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@treycer11 all you need to do is make sure your young plants are able to stay warm and moist. A seedling heat mat is great because it’ll only ever get hot enough to keep the plants healthy and never any hotter. Beyond that, all you need is some way to keep the humidity high and protect the young leaves from working too hard. I like using 10x20 trays and humidity domes as they’re standard and stackable and will last for years if you’re just doing a few plants at a time, but using a sandwich bag or even the top of a Coke bottle placed over a Solo Cup will work just fine.

I have used a set of controllers I’ve used on several projects (everything from grow tents to charcuterie and cheese curing) and they work well. The only thing they don’t allow is for you to set daytime and nighttime differentials. Each controller allows you to plug in 2 devices. I plug in a humidifier and dehumidifier, along with a small space heater and an exhaust fan, then I know that my environment will always stay right where I need it.

There are lots of different ways to grow and finding your preference is all part of the fun. I stick with hydro and rockwool because I am a bit of control freak and I like to know that I am not bringing bugs or other problems into my grow. I’d suggest finding a nutrient or soil recipe that makes the most sense to you. All hydro nutes use the same basic 12 ingredients. Use the one that has the easiest to follow feed charts or one that a friend or mentor is familiar with.

If you’re going to be growing hydro, get a good set of meters. There are lots of great manufacturers like Blue Lab, Milwaukee, Hannah, and Apera. Having accurate data is important as you start to dial in your grow and maximize performance and yield in your space.

The good thing with super soils is that they can provide enough nutrition for the first half or longer of your cycle, and can be supplemented with hydroponic nutrients if you run into any issues down the road. Is the AutoPot system likely to get clogged if you run soil? I am not very familiar with the system.

Rockwool or Coco will need to be fed once or twice per day depending on how your plants are growing. The nice thing with the inert mediums is that you do have more control and can “steer” the plants to grow more vegetative or flowering as you get more proficient in your grow. A living soil needs to maintain a constant level of moisture so the biology can stay active and break down the soil to make nutrients available to the plants.

Thanks for the great soil info @kapouic and @Ladithief . I’ll hopefully be growing a few outdoor monsters in the yards of my friends and family and I’ll use that recipe.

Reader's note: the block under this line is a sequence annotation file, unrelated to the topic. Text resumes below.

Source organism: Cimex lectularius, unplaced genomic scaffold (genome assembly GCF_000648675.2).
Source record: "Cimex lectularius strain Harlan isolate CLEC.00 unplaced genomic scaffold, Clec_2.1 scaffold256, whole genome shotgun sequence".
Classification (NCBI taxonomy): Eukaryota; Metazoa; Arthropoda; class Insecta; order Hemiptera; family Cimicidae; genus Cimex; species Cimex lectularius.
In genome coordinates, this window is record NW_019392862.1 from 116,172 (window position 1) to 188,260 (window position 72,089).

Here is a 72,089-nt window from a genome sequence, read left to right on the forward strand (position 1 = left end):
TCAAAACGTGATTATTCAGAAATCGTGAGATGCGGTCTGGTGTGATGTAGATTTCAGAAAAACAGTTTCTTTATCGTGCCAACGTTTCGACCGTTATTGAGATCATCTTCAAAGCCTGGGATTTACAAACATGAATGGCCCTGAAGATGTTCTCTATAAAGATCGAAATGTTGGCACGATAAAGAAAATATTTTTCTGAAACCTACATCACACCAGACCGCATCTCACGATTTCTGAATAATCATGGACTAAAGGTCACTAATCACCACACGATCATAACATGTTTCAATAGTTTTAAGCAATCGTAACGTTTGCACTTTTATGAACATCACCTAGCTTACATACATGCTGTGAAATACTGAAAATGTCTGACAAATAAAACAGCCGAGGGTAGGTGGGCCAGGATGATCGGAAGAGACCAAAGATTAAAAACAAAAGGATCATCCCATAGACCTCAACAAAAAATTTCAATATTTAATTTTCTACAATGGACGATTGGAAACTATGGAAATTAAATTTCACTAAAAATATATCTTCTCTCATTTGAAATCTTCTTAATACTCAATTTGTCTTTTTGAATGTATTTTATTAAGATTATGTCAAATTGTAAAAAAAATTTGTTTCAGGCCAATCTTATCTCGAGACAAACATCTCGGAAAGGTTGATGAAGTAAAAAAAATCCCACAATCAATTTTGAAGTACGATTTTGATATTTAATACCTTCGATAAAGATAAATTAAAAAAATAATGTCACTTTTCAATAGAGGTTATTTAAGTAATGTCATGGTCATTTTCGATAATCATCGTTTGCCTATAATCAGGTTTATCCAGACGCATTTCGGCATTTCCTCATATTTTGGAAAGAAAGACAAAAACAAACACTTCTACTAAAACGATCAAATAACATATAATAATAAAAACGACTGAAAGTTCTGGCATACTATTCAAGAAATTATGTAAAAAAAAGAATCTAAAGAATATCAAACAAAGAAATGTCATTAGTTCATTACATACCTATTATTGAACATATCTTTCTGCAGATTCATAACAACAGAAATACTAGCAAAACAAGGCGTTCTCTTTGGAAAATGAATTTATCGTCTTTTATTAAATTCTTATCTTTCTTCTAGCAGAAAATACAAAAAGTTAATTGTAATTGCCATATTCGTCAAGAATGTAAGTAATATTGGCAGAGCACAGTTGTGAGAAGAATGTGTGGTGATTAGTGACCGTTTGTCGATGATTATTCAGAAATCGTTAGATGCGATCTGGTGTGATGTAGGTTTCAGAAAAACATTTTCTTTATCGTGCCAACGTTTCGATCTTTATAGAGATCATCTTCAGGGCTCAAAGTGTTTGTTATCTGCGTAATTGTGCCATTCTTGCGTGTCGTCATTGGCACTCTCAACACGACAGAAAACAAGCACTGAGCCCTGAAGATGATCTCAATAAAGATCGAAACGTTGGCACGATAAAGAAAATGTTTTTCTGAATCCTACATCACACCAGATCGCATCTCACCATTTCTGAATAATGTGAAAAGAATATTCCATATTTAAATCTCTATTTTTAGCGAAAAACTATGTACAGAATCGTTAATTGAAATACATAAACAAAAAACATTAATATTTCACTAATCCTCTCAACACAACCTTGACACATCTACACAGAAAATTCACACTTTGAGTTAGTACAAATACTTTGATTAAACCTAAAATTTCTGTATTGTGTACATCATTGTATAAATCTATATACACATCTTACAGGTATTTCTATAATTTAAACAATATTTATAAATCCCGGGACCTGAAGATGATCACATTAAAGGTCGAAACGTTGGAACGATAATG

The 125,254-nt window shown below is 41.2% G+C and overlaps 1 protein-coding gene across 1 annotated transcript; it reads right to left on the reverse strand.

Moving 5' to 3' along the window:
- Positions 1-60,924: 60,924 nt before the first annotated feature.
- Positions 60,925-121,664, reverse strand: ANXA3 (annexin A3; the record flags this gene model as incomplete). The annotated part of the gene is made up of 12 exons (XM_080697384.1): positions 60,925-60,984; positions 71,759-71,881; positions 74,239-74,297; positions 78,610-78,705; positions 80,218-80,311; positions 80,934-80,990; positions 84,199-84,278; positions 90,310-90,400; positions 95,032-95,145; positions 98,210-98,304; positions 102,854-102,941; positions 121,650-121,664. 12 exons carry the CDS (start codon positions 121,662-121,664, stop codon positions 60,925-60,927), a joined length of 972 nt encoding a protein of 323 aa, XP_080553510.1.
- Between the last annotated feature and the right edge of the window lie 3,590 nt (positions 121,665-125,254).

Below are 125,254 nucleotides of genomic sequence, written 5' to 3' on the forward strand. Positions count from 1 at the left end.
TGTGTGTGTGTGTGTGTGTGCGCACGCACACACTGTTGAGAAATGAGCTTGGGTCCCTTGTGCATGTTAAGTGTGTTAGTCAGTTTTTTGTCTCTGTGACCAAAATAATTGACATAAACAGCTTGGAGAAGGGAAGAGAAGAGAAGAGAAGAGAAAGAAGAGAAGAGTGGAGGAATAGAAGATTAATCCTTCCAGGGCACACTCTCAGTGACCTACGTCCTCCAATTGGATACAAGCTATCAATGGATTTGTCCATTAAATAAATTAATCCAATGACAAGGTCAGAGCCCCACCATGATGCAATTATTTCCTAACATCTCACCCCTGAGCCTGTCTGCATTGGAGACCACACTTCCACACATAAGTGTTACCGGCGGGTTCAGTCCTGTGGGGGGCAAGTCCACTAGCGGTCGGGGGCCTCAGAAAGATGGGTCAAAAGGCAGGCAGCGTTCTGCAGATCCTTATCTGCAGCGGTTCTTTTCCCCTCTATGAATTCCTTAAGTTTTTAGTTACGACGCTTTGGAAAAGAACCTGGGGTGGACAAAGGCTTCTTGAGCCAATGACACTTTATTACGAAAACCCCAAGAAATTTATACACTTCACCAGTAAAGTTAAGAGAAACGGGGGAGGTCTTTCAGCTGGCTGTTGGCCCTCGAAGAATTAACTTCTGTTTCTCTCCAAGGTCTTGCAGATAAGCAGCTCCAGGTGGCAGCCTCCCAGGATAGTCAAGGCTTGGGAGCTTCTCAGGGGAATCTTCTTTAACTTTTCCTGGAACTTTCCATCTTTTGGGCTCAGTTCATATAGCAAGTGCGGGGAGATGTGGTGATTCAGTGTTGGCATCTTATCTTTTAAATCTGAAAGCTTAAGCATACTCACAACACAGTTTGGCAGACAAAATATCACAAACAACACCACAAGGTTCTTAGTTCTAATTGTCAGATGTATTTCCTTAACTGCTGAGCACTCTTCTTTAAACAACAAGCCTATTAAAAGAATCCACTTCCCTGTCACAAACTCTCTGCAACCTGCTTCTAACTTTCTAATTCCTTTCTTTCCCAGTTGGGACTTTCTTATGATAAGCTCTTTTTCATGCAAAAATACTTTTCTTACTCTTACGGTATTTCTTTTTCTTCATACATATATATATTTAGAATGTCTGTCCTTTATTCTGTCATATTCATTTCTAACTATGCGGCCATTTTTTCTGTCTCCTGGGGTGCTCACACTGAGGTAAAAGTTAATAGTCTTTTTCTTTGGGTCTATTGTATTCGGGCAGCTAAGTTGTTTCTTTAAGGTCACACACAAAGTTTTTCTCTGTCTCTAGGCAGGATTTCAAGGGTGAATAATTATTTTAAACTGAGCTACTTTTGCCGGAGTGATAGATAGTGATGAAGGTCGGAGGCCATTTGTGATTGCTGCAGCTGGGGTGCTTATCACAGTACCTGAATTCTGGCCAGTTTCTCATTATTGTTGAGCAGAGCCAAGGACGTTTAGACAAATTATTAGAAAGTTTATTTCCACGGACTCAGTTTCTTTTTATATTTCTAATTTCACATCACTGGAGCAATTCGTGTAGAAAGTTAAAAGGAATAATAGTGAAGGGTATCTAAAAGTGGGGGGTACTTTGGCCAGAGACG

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My other post got flagged as inappropriate for some reason, so I’ll copy and paste it again. Hopefully it’ll stick this time?

@treycer11 all you need to do is make sure your young plants are able to stay warm and moist. A seedling heat mat is great because it’ll only ever get hot enough to keep the plants healthy and never any hotter. Beyond that, all you need is some way to keep the humidity high and protect the young leaves from working too hard. I like using 10x20 trays and humidity domes as they’re standard and stackable and will last for years if you’re just doing a few plants at a time, but using a sandwich bag or even the top of a Coke bottle placed over a Solo Cup will work just fine.

https://www.amazon.ca/Inkbird-100-240VAC-Temperature-Controller-Smoke-Drying/dp/B07BKP2F7V/ref=sr_1_14?keywords=inkbird+heat+humidity+controller&qid=1576425991&sr=8-14 this is the set of controllers I’ve used on several projects (everything from grow tents to charcuterie and cheese curing) and they work well. The only thing they don’t allow is for you to set daytime and nighttime differentials. Each controller allows you to plug in 2 devices. I plug in a humidifier and dehumidifier, along with a small space heater and an exhaust fan, then I know that my environment will always stay right where I need it.

There are lots of different ways to grow and finding your preference is all part of the fun. I stick with hydro and rockwool because I am a bit of control freak and I like to know that I am not bringing bugs or other problems into my grow. I’d suggest finding a nutrient or soil recipe that makes the most sense to you. All hydro nutes use the same basic 12 ingredients. Use the one that has the easiest to follow feed charts or one that a friend or mentor is familiar with.

If you’re going to be growing hydro, get a good set of meters. There are lots of great manufacturers like Blue Lab, Milwaukee, Hannah, and Apera. Having accurate data is important as you start to dial in your grow and maximize performance and yield in your space.

The good thing with super soils is that they can provide enough nutrition for the first half or longer of your cycle, and can be supplemented with hydroponic nutrients if you run into any issues down the road. Is the AutoPot system likely to get clogged if you run soil? I am not very familiar with the system.